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12:19 PM
Gregg Keizer, TechWeb News, InformationWeek
Gregg Keizer, TechWeb News, InformationWeek
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Wireless Laptops at Democratic Convention May Pose Big Risk

Tests by Newbury Networks, a wireless security provider, found hundreds of unsecured access points near the FleetCenter.

Thousands of people will gather in Boston beginning Sunday for the Democratic National Convention -- many of them armed with wireless-enabled laptops that could present major security problems, a Boston-area firm says.

Although the convention itself will rely on a wired network, there are hundreds of unsecured wireless access points and cards around and about the FleetCenter, home to the convention, according to tests done by Newbury Networks, a provider of location-based wireless security solutions.

In a pair of day-long drives around the FleetCenter in July, Newbury easily found thousands of unsecured access points and hundreds in the immediate area of the FleetCenter, says Matthew Gray, the company's chief technology officer, who adds that the unsecured access points and cards could pose a serious problem at the convention.

Hackers could loiter outside of the FleetCenter, then use the unsecured hotspots to gain access to Wi-Fi-enabled laptops carried by journalists, delegates and others, perhaps by exploiting vulnerabilities on un-patched machines. From there, attackers could use the compromised machines to gain access to the convention's wired network, where they might be able to dig up sensitive information or launch a denial-of-service attack on the network to throw a wrench into the proceedings.

The leap from compromised wireless laptops to the convention's wired network is possible, says Gray, because most Wi-Fi notebooks automatically connect to any access point within range, even as they're on the wired network. "Laptops could be on both networks -- wireless and wired -- at the same time," he says. "That's a much more insidious kind of threat than a rogue user simply connecting to an access point."

As Gray and others drove near the FleetCenter and at times parked in lots close to the site, they detected unsecured access points and cards using the traditional "war drive" tactic of using a Wi-Fi notebook of their own, as well as with slightly more sophisticated gear and the company's WiFi Watchdog software.

"We used a high-gain antenna to draw in signals from access points as far away as two or three miles," he said. Such antennas are inexpensive--$30--and can even be made out of a Pringles can. "Just type 'Pringles' and 'wireless' on Google," said Gray. "You'll be amazed."

Even though physical security at the convention is expected to be tight, Gray was surprised that their forays didn't raise any eyebrows. "We were never stopped by police, even with an antenna pointed out the window of the car," he said. "That was a little distressing."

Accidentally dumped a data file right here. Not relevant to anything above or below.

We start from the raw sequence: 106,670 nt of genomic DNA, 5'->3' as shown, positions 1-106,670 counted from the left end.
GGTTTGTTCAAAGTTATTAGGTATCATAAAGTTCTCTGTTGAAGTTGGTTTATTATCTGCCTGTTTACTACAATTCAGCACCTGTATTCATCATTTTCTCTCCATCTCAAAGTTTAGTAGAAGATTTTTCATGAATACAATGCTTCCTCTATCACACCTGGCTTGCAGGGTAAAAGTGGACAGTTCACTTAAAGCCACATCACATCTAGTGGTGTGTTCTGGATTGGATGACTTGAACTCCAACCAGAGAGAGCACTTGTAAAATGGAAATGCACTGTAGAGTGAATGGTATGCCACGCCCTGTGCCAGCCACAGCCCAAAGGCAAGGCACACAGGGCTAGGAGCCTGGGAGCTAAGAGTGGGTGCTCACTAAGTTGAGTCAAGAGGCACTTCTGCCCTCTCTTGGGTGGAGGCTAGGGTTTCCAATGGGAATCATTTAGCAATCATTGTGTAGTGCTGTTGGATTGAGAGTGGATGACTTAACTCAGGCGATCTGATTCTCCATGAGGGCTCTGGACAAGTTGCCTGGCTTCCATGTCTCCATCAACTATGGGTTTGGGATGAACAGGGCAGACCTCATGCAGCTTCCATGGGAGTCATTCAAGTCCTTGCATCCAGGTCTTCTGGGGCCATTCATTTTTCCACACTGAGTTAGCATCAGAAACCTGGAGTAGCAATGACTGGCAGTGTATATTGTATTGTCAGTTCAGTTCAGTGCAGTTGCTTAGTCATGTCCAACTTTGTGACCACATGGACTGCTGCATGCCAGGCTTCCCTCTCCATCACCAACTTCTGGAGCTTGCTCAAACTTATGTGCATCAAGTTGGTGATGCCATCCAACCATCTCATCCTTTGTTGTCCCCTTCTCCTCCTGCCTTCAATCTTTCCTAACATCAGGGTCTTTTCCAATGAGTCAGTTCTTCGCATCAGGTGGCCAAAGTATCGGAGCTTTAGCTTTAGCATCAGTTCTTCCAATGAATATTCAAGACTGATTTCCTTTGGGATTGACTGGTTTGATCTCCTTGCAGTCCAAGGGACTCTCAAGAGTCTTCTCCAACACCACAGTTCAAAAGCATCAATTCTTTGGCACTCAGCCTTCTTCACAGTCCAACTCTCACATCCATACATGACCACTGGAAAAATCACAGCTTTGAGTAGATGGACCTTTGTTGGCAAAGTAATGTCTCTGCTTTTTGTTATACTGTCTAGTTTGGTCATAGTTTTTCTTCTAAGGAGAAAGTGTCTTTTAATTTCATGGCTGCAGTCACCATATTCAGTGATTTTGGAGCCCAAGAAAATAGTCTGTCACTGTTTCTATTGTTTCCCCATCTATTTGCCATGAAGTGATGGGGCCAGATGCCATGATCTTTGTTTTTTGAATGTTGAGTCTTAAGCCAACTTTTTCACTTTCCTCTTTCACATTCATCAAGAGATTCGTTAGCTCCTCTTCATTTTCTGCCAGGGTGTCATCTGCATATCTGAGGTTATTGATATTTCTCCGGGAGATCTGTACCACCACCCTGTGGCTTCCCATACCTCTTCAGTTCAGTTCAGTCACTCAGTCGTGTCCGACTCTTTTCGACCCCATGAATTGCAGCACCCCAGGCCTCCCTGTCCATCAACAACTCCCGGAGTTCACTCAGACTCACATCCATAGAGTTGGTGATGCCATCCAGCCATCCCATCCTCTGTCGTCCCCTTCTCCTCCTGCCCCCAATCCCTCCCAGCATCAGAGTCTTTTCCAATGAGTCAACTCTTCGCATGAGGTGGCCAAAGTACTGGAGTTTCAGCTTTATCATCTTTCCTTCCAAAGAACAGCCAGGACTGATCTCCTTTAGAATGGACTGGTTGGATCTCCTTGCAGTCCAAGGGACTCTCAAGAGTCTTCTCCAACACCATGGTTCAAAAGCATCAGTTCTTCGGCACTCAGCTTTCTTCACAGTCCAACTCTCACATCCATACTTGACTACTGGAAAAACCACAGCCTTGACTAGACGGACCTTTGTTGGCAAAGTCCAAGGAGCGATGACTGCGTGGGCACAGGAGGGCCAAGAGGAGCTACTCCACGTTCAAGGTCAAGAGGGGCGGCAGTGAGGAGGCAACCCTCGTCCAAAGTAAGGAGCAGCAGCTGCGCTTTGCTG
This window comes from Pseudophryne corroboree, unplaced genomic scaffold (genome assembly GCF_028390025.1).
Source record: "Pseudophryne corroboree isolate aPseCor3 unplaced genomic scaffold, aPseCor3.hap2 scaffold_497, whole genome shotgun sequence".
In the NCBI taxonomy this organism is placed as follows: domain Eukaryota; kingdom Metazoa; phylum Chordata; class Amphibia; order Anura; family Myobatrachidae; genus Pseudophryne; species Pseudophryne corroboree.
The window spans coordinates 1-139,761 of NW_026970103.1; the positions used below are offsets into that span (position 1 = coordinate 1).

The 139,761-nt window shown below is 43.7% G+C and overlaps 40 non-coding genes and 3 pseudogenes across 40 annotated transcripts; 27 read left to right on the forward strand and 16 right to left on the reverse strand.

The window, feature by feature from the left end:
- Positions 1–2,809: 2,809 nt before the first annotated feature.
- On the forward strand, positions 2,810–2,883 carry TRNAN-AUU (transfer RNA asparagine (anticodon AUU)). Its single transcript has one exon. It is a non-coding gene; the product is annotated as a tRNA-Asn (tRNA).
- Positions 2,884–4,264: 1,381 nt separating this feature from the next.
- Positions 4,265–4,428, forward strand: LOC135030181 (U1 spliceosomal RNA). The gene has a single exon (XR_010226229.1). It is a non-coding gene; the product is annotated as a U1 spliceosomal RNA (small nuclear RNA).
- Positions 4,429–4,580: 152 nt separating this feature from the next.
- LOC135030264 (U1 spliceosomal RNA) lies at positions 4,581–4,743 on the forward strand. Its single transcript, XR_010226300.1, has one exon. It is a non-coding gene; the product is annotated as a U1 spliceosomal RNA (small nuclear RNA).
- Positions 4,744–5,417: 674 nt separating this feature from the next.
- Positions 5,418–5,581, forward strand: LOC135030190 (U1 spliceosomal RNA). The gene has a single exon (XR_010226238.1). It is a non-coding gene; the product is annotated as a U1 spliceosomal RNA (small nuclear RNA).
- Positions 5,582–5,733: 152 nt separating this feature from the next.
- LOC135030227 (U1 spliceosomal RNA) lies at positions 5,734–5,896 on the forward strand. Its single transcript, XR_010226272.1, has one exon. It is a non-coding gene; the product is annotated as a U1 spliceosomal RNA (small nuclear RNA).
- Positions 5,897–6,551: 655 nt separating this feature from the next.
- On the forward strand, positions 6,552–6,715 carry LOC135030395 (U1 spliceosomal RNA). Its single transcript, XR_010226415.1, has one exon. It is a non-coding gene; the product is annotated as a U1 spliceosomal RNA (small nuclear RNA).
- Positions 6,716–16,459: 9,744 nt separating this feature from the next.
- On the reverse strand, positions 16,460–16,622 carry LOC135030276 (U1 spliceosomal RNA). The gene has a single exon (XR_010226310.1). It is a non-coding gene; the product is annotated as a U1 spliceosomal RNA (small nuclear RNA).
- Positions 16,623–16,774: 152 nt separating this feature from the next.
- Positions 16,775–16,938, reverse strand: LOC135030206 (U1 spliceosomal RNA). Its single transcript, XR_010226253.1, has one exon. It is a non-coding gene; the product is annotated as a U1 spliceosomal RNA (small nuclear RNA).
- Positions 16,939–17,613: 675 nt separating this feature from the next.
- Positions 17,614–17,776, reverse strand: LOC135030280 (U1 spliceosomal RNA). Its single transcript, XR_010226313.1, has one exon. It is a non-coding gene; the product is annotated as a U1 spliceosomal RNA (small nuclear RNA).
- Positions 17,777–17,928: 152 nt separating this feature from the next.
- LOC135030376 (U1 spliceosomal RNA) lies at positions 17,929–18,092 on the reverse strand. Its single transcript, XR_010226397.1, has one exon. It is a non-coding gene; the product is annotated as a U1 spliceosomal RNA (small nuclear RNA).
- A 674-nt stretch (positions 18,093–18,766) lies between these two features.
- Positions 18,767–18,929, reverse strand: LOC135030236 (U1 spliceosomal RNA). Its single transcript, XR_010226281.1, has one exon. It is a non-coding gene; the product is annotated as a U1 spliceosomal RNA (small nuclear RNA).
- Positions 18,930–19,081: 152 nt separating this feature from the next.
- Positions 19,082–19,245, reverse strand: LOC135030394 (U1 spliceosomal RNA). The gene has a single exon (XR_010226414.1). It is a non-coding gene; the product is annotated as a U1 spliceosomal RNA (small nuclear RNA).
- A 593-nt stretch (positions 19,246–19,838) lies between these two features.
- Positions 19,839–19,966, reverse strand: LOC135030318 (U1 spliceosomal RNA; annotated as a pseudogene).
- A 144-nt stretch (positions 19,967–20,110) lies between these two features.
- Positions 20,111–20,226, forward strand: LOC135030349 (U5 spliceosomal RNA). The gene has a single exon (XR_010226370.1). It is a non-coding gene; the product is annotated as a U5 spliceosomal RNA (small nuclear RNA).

The wireless security problem is exacerbated, Gray said, because four years ago, when the Democrats last put on their convention, wireless was a rarity. "Wireless security issues aren't really new, but to a group like this that puts on an event only every four years, they're very new."

The convention will essentially be a wireless-free zone, with no open access available. But select users such as media photographers will have access to hot spots near their workstations. These nodes, as well as those deployed around each state's delegation, will be managed by convention's own technology group. It's the access points outside their control that worry security experts like Gray.

Information stored on the convention's own computers may not contain confidential information, but if it does, the data may be at risk to theft. More troublesome, says Gray, would be a denial-of-service attack unleashed via vulnerable laptops linked to the wired network inside the FleetCenter. A determined attack could bring down the convention's computer network, crippling the event.

As an example of the pervasiveness of wireless devices around the FleetCenter, Gray noted that during their war drives, a wireless card tried to connect with the open access point they had set up in the car about every two minutes. Some laptops or other devices tried to connect repeatedly, likely without the user even knowing it was happening.

More disturbing, however, was that two out of every three wireless networks they detected sported no encryption or had it disabled, making exploitation relatively easy. "I thought we'd find some unsecured access points and cards," Gray said. "But unfortunately, my expectations were greatly exceeded."

The Democratic National Convention Committee did not return a call for comment.

This article appeared in the July 23, 2004 issue of InformationWeek.

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